loose end: We also need to consider the difference between letting someone live and work here vs letting someone become a citizen. Not to say this is the right way to do it, but the Starship Troopers model has something to teach us: citizenship (decision making rights in the legal-political order) probably shouldn’t be automatic. (Although I acknowledge genuine problems of “social justice” being a cost of getting the rules wrong.)

  2. Rick,

    Thanks for the awesome reply. Good points across the board.

    Let me repeat that I am pro immigration. I think the world would be a lot better (for economic and humanitarian reasons) with a lot more of it. Not a little more, but a lot!

    I am composing this from the porch of my mother in laws house, looking out across the border to the hills of Tijuana.

    First let me address “state rights.” As I mentioned earlier I have no idea what a right is or where it comes from other than to define a right as a sacrosanct behavior or freedom. It is something which is so important that it shouldn’t be considered or violated pragmatically. A right to life or property for example is the belief that there needs to be overwhelmingly, incontrovertible reasons to ever violate it.

    I do not in any way agree that every state should have a presumed sacrosanct prohibition on the freedom to exclude people. Seems like a reasonable option for people to determine, if they so choose. So my take on the issue is that there is not and should not be a sacrosanct, inviolable expectation that states can’t control their borders or members. I hope some or at least one of them WILL choose open borders, but to do so I recognize they also probably need to build all their other institutions and rules with this in mind.

    Stated in reverse, I think it is entirely reasonable that people be free to form a group of limited or restricted membership. Indeed, my reading of the literature on cooperation (prisoners’ dilemma and such) is that limits and barriers on group membership is often an important part in controlling for free riders, cheats and bullies. Just as important, it helps people to coordinate activities by limiting membership to those sharing more similar values, mindsets and paradigms.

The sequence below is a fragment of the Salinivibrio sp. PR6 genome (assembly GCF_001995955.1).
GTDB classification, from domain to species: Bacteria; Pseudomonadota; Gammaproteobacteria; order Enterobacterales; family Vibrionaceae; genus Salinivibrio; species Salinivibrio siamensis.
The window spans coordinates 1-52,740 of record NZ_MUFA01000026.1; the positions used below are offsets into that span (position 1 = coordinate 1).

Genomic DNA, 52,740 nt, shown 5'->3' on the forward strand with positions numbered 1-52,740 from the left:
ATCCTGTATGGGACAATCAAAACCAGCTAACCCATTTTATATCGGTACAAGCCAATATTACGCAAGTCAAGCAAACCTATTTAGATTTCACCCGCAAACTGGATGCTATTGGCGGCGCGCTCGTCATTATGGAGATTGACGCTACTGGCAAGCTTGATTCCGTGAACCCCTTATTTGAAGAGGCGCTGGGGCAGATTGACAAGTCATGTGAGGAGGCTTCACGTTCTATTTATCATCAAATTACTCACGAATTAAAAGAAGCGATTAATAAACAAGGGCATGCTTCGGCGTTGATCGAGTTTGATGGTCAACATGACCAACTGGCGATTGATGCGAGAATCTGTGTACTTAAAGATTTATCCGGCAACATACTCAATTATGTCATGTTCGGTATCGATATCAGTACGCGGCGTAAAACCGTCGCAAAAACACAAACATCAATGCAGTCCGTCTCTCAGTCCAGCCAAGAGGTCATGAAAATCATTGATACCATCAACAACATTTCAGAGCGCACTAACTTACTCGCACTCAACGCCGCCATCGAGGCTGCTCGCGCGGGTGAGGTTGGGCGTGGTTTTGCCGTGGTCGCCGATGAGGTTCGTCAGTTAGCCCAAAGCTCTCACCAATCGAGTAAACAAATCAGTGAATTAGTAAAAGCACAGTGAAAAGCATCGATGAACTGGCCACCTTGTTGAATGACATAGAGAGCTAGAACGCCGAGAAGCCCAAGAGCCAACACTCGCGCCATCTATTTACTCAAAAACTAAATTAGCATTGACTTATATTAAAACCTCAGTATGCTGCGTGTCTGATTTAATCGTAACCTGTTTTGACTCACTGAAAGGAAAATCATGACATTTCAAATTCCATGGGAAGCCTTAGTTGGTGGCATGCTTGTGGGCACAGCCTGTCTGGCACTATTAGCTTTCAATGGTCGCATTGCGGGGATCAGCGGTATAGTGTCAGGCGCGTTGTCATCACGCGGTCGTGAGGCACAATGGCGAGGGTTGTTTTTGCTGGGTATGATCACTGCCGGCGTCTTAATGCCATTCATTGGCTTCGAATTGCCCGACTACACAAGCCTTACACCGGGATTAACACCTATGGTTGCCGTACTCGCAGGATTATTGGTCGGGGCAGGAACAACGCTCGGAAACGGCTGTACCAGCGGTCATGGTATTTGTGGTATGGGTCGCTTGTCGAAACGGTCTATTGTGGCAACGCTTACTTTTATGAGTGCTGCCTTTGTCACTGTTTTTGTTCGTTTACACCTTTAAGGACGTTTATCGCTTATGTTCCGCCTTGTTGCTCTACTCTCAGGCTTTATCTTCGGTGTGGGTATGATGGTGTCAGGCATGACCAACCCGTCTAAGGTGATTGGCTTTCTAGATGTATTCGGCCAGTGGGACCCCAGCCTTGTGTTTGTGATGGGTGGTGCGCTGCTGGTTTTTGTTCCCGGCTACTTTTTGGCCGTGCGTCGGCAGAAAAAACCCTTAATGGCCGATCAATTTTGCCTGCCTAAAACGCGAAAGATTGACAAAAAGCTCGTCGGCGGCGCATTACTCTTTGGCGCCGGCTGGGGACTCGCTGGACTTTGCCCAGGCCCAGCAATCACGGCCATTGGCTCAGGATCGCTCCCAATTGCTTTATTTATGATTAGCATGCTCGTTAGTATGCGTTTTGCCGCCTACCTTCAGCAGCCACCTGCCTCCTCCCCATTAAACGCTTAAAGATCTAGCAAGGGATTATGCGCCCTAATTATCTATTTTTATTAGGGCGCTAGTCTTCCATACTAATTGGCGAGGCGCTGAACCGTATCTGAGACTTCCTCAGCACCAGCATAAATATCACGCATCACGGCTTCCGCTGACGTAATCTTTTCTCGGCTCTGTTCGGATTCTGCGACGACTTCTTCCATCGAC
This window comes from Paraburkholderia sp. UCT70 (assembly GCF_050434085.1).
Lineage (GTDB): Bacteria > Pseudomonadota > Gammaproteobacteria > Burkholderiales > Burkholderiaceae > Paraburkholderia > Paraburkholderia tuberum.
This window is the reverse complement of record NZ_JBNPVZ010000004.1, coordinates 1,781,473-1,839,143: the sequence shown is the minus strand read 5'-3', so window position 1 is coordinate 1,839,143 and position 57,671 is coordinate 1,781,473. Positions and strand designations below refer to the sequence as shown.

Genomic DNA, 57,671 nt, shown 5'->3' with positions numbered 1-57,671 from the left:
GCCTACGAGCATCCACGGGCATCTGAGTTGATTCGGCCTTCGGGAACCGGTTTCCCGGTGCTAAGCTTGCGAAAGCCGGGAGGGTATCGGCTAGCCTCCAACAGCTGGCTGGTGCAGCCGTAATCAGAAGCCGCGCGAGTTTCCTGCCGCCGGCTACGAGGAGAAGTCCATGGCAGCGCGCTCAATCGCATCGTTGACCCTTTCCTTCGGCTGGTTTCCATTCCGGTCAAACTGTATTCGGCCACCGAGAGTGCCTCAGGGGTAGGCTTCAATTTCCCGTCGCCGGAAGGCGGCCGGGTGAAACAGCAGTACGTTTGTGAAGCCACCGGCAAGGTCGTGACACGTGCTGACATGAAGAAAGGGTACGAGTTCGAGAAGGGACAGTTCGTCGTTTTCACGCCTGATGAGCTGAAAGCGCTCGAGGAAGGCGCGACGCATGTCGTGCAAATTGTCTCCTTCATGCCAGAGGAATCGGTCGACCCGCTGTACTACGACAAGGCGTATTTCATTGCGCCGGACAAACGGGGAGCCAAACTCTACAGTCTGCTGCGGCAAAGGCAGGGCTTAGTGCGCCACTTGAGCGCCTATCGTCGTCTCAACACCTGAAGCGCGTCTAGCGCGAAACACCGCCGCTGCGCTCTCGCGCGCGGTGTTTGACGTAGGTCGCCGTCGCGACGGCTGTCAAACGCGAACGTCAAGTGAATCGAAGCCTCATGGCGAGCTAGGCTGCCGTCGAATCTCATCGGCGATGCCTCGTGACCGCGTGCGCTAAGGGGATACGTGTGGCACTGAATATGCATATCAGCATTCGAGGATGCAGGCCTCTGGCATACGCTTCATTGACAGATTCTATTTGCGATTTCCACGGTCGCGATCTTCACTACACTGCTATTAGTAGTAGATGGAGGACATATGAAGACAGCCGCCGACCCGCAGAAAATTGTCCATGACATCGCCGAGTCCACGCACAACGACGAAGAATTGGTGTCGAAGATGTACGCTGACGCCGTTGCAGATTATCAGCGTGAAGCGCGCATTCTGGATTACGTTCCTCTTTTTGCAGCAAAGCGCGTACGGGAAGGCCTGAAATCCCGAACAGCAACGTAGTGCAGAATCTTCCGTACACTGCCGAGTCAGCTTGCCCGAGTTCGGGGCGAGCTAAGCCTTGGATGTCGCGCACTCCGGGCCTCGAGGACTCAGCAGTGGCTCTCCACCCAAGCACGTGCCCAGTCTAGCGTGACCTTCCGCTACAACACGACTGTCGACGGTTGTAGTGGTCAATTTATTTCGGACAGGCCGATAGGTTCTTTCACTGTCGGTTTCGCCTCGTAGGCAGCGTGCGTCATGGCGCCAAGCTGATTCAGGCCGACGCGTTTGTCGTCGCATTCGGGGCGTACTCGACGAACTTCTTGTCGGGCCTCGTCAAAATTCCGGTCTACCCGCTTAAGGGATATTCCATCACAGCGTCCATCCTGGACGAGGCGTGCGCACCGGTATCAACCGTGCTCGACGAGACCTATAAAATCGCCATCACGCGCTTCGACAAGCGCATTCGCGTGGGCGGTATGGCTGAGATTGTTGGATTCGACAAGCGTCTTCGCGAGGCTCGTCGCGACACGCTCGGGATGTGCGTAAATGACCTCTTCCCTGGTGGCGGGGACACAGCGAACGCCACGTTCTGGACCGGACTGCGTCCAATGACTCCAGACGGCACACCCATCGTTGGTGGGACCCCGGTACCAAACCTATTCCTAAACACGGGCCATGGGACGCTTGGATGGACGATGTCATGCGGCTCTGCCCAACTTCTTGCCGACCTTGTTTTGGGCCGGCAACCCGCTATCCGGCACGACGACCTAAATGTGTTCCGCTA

If forced to choose to which would be the better right — the freedom to form groups with restricted membership, or the freedom to join a group even if the rest of the group doesn’t want one to join, then I would lean toward the former. But I am not forced to choose, so I will suggest neither should be a right. I will keep an open mind on the issue though. I would love it if a country volunteered to experiment with completely open borders. Preferably a country which isn’t driving the economic and technological innovation frontier. I say this because I think the odds are overwhelming that the policy will end in complete disaster. But I have been wrong before…

    On the issue of extremely poor immigrants coming to live here, I do not believe they need to rent a house. They may be better off here living out of a van or sharing a house with dozens of people, or just setting up cardboard boxes under the overpass, or lean-to’s in the woods. This would have to be dealt with, unless the community wants to allow this sort of thing. But any community which did allow it would have to then deal with the sanitation, crime, education needs for the kids who don’t speak the language, and countless other issues.

    This gets us back to some kind of “managed” or constrained immigration. Again, I am for that, especially if decentralized. For example a system of allowing anyone to sponsor one immigrant family per decade, as long as the sponsor ‘takes responsibility’ for the people they sponsor. I am also all for immigration of people meeting certain standards, such as being a doctor, having a reputable college degree, or passing an exam. The standards can vary by state. Let’s experiment and get the ideas flowing and people moving.

    On the issue of Appalachia, I would answer that the people that wanted to move already did. Today they are called Residents of Seattle or Tucson or whatever. Again, I am very pro immigration.

    However, the essence of any society is not just the formal institutions. It is a messy mixture of the institutions, the rules, the histories, the informal norms, the mindsets, the values, the human capital, the trustworthiness and the expectations of the people living in that society. Moving American institutions to Haiti or Mozambique wouldn’t create a New America. And moving large numbers of these people to America wouldn’t just expand the population of this country, it would change the very fabric of the country in good or bad ways. This is especially true for less intelligent immigrants (see Jones’ Hive Mind), or immigrants with expressly anti liberal view points.

Please keep it civil